Conflicts Between Family Members
Radio Q&A: 9 September 2012, Question 2
I answered a question on conflicts between family members on 9 September 2012. You can listen to or download the podcast of just this question below – or check out the whole episode of Philosophy in Action Radio.
How can I stay out of conflicts between family members? When two people you love have competing claims about the facts in a conflict between them, how do not imply that one or the other is lying? My daughter said she told my wife something important. My wife said my daughter didn't say anything about it. How can you react without destroying one or the other's trust? I wasn't there: I can believe or dis-believe either one. But I am forced by each to choose. When I refuse to choose sides, I'm still subjected to being accused of taking the other's side and calling each one a liar. What can I do to make peace, at least with me?
My Answer, In Brief: It's wrong to choose sides in a dispute when you don't know the facts, particularly when the most likely scenario is miscommunication. You should refuse to particpate in any attempts to make you a pawn in this battle between your wife and daughter – even if they protest.
- Duration: 8:36
- Download: MP3 Segment (2.0 MB)
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- Philosophy in Action: Mutual Unprovable Accusations of Wrongdoing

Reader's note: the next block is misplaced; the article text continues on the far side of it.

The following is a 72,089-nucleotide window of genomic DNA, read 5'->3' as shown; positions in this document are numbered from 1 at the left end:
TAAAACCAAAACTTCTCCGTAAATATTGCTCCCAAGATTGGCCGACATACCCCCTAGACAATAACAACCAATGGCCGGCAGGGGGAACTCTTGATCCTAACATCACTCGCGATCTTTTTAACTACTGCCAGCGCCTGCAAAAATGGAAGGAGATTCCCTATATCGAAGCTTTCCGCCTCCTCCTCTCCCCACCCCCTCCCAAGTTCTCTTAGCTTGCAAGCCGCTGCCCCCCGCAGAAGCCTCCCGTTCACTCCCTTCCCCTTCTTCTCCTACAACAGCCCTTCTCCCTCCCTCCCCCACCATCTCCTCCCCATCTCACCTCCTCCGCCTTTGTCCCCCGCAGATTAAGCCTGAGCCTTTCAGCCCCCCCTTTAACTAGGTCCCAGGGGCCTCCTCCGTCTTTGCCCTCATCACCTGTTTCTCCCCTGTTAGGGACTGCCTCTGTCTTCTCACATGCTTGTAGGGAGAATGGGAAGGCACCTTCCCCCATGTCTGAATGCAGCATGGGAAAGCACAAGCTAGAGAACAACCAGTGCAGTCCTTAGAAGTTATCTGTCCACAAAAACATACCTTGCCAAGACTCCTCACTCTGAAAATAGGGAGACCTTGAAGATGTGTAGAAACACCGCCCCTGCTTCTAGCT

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About Philosophy in Action
I'm Dr. Diana Brickell. I'm a philosopher specializing in the application of rational principles to the challenges of real life. I received my Ph.D in philosophy from the University of Colorado at Boulder in 2009. My book, Responsibility & Luck: A Defense of Praise and Blame, is available for purchase in paperback and Kindle. The book defends the justice of moral praise and blame of persons using an Aristotelian theory of moral responsibility, thereby refuting Thomas Nagel's "problem of moral luck."
My radio show, Philosophy in Action Radio, broadcasts live over the internet on most Sunday mornings and some Thursday evenings. On Sunday mornings, I answer questions applying rational principles to the challenges of real life in a live hour-long show. Greg Perkins of Objectivist Answers co-hosts the show. On Thursday evenings, I interview an expert guest or discuss a topic of interest.
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